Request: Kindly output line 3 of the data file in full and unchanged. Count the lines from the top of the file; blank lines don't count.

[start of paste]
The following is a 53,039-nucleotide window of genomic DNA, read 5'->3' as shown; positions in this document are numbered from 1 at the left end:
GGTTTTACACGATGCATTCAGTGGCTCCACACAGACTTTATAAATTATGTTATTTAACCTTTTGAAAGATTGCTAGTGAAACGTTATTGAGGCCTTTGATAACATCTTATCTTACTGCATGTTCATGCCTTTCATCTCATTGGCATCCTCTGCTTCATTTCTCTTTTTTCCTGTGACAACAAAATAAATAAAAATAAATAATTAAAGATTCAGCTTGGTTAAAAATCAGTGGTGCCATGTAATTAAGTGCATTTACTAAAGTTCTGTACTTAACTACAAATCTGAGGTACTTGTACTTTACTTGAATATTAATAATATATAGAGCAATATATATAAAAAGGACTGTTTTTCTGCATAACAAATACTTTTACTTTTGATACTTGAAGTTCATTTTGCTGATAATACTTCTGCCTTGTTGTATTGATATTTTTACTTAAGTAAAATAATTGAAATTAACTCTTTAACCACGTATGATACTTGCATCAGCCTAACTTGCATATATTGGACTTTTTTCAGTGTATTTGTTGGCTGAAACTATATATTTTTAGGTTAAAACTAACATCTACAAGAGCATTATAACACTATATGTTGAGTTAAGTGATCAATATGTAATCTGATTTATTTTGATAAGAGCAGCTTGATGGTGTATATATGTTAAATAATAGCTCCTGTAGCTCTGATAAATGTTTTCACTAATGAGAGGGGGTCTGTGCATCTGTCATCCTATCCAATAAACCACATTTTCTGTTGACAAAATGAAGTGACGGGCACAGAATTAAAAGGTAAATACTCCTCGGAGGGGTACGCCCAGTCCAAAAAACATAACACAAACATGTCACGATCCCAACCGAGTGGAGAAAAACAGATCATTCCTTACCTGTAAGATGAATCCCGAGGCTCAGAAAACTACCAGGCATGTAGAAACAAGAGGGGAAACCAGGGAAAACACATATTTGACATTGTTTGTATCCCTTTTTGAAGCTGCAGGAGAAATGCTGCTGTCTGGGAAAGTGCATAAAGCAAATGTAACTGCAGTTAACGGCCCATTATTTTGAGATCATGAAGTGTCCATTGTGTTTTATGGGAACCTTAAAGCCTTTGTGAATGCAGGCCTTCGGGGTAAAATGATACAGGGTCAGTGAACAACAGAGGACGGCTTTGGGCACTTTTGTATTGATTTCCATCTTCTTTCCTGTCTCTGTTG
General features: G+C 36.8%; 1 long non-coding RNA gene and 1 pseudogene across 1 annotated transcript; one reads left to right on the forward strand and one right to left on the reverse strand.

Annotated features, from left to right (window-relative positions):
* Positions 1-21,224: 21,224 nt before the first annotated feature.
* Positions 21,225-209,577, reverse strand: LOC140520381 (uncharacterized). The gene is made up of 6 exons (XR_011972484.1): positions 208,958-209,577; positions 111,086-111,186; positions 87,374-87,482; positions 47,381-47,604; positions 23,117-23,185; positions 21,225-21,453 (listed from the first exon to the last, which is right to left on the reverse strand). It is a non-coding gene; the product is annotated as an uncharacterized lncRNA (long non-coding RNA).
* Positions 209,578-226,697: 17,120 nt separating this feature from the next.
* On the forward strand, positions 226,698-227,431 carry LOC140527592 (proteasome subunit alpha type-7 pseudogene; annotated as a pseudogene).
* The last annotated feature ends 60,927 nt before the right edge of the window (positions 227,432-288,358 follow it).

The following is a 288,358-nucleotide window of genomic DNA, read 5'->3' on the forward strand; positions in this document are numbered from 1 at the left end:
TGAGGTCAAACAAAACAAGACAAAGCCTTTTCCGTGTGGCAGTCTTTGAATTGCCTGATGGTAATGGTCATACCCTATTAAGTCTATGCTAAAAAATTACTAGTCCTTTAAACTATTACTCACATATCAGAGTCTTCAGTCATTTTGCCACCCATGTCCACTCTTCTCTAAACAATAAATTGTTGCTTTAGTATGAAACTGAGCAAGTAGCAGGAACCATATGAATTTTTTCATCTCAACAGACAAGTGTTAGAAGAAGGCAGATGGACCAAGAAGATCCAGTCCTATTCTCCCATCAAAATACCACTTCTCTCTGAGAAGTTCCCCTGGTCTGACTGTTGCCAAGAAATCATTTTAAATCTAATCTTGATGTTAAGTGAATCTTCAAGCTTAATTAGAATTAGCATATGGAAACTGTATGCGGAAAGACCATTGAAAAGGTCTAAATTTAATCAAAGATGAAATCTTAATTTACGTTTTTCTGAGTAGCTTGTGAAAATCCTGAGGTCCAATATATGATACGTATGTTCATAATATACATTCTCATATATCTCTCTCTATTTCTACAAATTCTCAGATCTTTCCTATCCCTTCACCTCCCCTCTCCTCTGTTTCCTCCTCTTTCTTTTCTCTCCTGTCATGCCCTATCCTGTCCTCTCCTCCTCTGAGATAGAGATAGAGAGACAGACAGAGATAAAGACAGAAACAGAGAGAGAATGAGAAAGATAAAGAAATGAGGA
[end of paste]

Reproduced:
General features: G+C 36.8%; 1 long non-coding RNA gene and 1 pseudogene across 1 annotated transcript; one reads left to right on the forward strand and one right to left on the reverse strand.